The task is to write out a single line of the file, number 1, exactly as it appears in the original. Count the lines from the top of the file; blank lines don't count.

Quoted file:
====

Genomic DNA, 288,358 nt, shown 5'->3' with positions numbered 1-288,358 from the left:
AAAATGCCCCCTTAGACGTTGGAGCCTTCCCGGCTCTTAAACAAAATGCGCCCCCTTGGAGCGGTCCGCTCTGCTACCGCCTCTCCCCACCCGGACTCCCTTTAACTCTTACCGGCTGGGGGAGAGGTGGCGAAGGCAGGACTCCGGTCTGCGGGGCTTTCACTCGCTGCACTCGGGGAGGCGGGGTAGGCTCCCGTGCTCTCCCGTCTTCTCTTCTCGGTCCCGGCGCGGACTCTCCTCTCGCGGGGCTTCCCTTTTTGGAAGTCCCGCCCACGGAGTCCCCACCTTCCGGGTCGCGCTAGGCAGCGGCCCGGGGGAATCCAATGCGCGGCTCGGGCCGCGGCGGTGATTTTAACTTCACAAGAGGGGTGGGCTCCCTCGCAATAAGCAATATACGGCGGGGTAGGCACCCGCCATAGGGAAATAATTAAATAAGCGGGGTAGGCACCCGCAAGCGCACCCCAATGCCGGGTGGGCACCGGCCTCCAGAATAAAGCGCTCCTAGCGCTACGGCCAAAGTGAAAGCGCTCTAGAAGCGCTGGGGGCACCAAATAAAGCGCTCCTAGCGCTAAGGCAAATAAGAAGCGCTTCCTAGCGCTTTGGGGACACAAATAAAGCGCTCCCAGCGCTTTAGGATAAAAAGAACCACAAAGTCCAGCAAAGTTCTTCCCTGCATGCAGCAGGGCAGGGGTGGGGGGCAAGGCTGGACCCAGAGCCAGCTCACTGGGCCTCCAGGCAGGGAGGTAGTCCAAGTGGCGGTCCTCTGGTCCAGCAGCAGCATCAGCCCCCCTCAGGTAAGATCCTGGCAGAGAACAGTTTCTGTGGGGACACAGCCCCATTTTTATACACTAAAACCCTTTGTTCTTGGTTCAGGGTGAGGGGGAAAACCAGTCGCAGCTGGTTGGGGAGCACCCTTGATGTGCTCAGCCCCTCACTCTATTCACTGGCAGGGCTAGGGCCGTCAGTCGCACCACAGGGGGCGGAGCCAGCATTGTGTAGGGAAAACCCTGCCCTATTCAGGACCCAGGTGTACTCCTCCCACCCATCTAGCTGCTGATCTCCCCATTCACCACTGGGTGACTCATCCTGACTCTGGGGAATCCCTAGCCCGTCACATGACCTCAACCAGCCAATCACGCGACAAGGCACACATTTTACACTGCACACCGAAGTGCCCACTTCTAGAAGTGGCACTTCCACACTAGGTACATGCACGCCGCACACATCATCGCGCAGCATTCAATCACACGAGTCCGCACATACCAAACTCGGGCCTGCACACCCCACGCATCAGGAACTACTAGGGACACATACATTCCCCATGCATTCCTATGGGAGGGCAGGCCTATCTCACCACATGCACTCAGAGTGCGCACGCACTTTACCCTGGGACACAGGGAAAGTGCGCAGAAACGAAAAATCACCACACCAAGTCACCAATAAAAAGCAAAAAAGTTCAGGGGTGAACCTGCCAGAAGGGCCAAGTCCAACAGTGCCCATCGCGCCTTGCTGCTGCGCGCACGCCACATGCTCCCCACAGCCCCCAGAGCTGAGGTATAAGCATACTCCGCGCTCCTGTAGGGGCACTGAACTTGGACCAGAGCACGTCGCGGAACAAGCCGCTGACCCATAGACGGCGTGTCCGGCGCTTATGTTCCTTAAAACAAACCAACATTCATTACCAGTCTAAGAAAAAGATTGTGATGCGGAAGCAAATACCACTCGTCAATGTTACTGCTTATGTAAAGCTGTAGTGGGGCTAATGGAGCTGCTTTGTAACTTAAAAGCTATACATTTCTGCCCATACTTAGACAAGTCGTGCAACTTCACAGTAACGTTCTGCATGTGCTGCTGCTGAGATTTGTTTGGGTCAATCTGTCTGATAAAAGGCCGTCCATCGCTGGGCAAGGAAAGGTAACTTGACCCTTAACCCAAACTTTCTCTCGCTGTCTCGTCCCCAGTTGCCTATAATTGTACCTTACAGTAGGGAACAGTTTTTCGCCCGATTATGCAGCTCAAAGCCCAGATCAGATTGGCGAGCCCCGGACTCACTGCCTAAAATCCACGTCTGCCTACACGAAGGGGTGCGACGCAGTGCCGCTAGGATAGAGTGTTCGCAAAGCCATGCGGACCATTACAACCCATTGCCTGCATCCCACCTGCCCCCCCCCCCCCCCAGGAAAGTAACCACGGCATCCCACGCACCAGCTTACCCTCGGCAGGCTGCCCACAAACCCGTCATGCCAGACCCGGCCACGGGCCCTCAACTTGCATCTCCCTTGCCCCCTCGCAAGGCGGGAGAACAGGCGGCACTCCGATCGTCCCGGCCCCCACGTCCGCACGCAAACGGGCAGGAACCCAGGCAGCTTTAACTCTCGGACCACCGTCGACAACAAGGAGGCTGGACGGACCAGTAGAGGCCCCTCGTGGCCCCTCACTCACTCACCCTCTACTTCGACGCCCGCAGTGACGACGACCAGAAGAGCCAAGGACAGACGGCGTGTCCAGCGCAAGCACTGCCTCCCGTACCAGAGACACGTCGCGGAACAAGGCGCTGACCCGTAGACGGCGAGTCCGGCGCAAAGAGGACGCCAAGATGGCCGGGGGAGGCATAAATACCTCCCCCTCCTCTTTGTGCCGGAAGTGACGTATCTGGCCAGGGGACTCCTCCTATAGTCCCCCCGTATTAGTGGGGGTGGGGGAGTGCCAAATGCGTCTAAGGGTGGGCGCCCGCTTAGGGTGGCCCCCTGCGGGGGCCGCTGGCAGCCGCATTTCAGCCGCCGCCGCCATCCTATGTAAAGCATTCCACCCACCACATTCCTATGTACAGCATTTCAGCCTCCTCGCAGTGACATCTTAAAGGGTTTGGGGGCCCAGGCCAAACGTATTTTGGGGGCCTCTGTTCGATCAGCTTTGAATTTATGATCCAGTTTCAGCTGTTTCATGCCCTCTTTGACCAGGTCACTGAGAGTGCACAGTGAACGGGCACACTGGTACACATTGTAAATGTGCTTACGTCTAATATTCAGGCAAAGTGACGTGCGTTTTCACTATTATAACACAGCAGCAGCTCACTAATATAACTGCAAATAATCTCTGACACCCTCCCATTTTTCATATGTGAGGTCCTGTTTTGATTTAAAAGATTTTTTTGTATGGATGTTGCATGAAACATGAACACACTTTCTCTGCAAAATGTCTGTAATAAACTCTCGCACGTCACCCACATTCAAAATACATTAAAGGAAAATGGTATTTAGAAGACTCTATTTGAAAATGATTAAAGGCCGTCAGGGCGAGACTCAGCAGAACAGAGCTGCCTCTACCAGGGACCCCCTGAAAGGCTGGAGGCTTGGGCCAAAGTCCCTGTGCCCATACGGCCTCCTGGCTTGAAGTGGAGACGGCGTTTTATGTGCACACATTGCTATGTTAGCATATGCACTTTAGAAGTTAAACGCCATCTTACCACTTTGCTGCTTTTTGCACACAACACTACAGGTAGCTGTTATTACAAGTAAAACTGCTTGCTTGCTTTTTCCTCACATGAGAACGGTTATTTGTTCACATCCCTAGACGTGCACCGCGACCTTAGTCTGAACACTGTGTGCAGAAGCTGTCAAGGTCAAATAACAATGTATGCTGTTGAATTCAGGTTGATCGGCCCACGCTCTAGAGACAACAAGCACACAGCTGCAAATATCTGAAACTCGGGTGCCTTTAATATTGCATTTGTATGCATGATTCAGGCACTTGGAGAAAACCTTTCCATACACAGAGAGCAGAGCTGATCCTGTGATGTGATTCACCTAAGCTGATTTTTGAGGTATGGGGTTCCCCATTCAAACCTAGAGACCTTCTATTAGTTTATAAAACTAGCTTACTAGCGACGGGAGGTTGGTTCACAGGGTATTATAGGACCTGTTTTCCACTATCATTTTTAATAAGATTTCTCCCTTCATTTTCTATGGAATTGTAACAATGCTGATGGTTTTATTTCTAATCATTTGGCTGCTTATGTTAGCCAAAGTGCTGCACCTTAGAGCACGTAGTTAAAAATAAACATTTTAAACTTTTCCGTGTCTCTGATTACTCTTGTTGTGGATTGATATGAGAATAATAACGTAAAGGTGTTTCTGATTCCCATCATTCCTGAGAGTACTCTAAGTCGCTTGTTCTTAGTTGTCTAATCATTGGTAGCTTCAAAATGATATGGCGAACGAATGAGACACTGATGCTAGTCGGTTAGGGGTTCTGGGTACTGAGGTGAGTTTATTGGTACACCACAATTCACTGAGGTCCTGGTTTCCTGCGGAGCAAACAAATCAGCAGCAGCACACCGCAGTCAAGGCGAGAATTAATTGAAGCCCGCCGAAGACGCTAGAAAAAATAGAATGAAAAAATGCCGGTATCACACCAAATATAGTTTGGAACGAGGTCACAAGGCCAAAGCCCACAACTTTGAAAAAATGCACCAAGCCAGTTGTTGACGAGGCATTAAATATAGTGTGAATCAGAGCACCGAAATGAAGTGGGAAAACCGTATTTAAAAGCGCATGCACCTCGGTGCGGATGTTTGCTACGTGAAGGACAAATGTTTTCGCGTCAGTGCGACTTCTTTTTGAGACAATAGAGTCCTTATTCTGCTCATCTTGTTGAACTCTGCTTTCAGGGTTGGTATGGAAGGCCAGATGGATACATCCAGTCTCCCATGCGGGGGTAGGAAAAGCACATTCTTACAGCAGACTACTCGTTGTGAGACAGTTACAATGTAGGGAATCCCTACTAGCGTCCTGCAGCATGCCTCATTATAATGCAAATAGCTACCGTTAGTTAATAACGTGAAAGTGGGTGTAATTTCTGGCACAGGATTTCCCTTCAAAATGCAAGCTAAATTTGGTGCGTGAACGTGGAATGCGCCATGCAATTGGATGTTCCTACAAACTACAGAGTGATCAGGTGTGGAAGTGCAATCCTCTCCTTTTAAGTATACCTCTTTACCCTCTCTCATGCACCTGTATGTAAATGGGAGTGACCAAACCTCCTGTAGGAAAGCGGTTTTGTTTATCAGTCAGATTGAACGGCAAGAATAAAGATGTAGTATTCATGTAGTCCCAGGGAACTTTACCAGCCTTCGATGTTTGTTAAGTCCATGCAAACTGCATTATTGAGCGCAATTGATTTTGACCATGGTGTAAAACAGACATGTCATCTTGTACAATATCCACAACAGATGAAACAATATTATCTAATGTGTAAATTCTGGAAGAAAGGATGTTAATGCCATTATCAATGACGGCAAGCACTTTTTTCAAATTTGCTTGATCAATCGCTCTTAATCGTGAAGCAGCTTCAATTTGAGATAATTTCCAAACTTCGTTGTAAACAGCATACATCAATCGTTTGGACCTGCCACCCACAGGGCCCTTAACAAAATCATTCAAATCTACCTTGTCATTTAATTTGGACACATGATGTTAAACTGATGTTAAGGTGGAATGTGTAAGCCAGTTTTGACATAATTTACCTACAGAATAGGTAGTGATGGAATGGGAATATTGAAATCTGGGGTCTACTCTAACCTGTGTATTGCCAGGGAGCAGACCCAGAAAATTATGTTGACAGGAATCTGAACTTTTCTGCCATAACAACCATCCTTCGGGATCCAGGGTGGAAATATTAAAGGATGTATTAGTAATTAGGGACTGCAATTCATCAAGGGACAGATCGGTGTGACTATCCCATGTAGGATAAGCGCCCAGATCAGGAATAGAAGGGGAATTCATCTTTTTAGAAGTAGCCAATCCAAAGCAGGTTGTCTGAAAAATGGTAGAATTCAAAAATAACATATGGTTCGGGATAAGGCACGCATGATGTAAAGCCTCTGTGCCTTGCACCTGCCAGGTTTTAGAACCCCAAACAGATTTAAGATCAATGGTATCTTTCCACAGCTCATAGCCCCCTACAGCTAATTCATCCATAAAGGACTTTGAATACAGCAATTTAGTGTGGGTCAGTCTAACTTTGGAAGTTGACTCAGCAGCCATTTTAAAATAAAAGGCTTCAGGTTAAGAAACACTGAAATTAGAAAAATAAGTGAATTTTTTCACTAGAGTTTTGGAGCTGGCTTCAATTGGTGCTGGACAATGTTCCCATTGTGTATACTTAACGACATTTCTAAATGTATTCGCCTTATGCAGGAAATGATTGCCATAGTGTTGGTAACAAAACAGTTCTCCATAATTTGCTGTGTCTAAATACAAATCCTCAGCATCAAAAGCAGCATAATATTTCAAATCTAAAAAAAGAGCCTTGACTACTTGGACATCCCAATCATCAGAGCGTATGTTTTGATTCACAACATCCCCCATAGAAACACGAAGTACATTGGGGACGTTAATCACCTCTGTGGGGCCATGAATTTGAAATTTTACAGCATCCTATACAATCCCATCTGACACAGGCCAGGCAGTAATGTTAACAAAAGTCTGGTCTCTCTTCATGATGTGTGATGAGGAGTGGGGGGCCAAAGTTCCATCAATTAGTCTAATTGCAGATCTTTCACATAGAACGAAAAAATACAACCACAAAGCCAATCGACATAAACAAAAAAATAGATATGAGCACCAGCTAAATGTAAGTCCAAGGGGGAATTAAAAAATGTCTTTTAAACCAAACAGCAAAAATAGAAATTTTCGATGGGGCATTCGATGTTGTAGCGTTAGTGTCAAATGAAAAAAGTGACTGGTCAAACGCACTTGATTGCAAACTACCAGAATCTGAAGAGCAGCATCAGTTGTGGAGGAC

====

Genomic DNA, 288,358 nt, shown 5'->3' with positions numbered 1-288,358 from the left: